June 2, 2021 by David Gambrill
Global P&C insurers are not only setting ambitious carbon reduction targets for themselves, but they are also using their investment clout to restrict cover for high polluters in the oil and gas sectors, a commentary released by DBRS Morningstar Wednesday observes.
“With Environment, Social, and Governance (ESG) awareness on the rise, insurance companies are starting to respond more decisively,” says the commentary, ESG Takes Center Stage as Insurers Set Sustainability Goals and Restrict Cover to High Polluters. ‘They are setting ambitious emissions targets for themselves and restricting cover for some industries like high polluters in the energy and oil and gas sectors, notably the tar sands in Canada and coal.”
The global credit ratings agency notes that several P&C insurers and reinsurers are starting to limit cover to Canadian oil sands projects, including AXA, AXIS Capital, Generali, Munich Re, Swiss Re, The Hartford, and Zurich.
Swiss Re is also limiting cover in certain high-carbon areas in tandem with a 35% carbon reduction target for its investment portfolio to be achieved by 2025. “Swiss Re is…moving ahead with the full phase-out of thermal coal insurance cover,” DBRS Morningstar reports. “It has also introduced a triple-digit real internal carbon levy for its own operations.”
In setting aggressive carbon-reduction targets for their own organizations, global insurers are guided by the United Nations Environment Programme Finance Initiative’s (UNEP FI’s) Principles for Sustainable Insurance, the DBRS Morningstar commentary states.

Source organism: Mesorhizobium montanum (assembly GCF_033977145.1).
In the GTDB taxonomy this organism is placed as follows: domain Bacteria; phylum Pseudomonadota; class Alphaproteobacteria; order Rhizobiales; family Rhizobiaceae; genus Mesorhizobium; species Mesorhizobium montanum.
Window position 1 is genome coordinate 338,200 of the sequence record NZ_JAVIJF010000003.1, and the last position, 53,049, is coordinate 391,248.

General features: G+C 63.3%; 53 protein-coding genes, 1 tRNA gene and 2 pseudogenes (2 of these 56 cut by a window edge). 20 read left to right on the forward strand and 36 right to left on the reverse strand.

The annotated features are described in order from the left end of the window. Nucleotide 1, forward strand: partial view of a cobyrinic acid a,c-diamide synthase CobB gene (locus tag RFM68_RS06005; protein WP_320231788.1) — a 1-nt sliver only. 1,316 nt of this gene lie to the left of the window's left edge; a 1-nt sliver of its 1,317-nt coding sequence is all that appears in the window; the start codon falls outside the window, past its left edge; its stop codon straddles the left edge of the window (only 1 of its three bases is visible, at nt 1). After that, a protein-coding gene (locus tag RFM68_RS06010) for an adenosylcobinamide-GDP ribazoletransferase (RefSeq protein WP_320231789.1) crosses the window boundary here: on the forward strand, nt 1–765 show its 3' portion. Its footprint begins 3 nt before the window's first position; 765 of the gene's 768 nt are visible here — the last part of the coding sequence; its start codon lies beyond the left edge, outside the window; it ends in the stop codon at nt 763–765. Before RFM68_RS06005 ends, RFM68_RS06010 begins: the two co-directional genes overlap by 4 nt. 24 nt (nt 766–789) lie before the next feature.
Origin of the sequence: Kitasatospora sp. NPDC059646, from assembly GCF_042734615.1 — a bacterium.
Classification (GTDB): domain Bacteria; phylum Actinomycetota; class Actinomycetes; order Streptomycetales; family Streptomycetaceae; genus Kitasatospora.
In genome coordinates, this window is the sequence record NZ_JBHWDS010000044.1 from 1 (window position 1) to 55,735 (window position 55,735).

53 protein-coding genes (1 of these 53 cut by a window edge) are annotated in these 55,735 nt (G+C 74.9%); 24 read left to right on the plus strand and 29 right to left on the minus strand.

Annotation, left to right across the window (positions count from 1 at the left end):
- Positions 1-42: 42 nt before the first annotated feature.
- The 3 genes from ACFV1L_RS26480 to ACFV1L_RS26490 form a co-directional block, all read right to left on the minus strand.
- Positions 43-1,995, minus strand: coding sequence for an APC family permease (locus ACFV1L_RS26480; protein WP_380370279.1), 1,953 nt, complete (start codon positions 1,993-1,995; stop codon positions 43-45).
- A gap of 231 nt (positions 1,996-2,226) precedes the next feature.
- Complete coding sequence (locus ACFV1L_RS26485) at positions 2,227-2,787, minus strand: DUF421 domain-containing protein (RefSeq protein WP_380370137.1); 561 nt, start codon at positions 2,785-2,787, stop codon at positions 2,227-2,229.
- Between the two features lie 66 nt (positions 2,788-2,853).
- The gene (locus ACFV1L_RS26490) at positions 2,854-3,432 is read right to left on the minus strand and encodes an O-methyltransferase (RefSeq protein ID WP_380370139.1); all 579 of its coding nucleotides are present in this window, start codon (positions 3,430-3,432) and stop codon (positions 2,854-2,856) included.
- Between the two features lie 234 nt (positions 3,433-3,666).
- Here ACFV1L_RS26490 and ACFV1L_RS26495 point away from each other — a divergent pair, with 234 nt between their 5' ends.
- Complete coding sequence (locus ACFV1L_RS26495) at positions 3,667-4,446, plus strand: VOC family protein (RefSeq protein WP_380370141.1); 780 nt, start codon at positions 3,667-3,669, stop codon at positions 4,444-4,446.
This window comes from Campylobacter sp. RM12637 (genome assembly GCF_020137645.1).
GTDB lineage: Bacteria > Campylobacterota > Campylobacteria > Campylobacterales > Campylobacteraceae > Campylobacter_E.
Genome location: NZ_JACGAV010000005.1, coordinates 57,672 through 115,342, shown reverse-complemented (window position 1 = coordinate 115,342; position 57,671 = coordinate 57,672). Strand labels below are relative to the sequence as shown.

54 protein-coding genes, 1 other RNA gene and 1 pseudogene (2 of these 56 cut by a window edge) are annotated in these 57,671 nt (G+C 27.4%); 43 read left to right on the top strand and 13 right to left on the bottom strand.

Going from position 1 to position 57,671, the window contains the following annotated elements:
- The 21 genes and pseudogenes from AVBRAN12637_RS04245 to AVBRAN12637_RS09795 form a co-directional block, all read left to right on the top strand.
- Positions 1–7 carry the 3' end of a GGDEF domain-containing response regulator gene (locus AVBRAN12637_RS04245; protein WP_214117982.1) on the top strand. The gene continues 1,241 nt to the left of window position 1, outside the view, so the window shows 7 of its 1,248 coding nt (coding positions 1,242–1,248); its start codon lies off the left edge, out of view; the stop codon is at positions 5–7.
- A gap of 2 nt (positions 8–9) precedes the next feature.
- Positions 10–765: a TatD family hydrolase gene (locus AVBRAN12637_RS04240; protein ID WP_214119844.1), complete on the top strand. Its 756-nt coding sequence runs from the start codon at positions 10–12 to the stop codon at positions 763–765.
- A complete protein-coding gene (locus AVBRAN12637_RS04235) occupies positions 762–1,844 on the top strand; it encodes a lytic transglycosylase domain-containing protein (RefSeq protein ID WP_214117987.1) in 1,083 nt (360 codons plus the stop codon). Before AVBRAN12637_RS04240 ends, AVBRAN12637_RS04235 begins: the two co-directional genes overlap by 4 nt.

The six UNEP FI principles include a commitment by insurers to embed ESG principles into their decision-making processes. Insurers also pledge to “work together with our clients and business partners to raise awareness of environmental, social and governance issues, manage risk and develop solutions.” Also, insurers following the principles would work with governments, regulators, and other key stakeholders “to promote widespread action across society on environmental, social and governance issues.”
Recently, Aviva plc announced that it intends to become a net-zero carbon emissions company by 2040, which would be 10 years in advance of a 2050 target date set by the UN Paris Agreement, adopted in December 2015.
“Aviva’s targets are aggressive,” DBRS Morningstar commented, including a cut of 25% in the carbon intensity of its investments by 2025 and of 60% by 2030 (ahead of the 50% cut required by the Paris Agreement).
Zurich Insurance Group has set similar targets, the rating agency adds, “although further out, by planning to fully decarbonize its investment portfolio by 2050 and helping avoid the emission of 5 million metric tons of carbon dioxide.”
Insurers aren’t only setting high standards for themselves, but also for the companies in which they choose to invest.
The Canadian P&C insurance industry invested about $83.4 billion as bonds in 2019, $12 billion in shares, $1.9 billion in mortgages and real estate, and $5.4 billion in term deposits, according to a study by Statistica, a provider of market and consumer data.
Globally, “an increasing number of insurers are signing on to follow the UNEP FI’s Principles for Responsible Investment,” as DBRS Morningstar observes. “With more than $36 trillion in assets, the global insurance industry will play a key role allocating investments to economic sectors that better align with long-term sustainability goals.”
Feature photo courtesy of iStock.com/Gearstd